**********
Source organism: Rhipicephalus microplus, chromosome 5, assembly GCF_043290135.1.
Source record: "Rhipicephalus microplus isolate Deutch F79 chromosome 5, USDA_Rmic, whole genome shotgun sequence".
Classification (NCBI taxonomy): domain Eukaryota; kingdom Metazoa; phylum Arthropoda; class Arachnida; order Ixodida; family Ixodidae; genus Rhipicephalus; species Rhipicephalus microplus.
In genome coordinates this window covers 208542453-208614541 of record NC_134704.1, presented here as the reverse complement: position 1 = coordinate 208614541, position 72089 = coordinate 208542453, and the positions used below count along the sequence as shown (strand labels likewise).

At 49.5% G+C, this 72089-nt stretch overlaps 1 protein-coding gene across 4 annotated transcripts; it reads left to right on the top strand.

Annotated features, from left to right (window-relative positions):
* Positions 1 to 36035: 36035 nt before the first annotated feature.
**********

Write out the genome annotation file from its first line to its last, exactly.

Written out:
Source organism: Rhipicephalus microplus, chromosome 5, assembly GCF_043290135.1.
Source record: "Rhipicephalus microplus isolate Deutch F79 chromosome 5, USDA_Rmic, whole genome shotgun sequence".
Classification (NCBI taxonomy): domain Eukaryota; kingdom Metazoa; phylum Arthropoda; class Arachnida; order Ixodida; family Ixodidae; genus Rhipicephalus; species Rhipicephalus microplus.
In genome coordinates this window covers 208542453-208614541 of record NC_134704.1, presented here as the reverse complement: position 1 = coordinate 208614541, position 72089 = coordinate 208542453, and the positions used below count along the sequence as shown (strand labels likewise).

At 49.5% G+C, this 72089-nt stretch overlaps 1 protein-coding gene across 4 annotated transcripts; it reads left to right on the top strand.

Annotated features, from left to right (window-relative positions):
* Positions 1 to 36035: 36035 nt before the first annotated feature.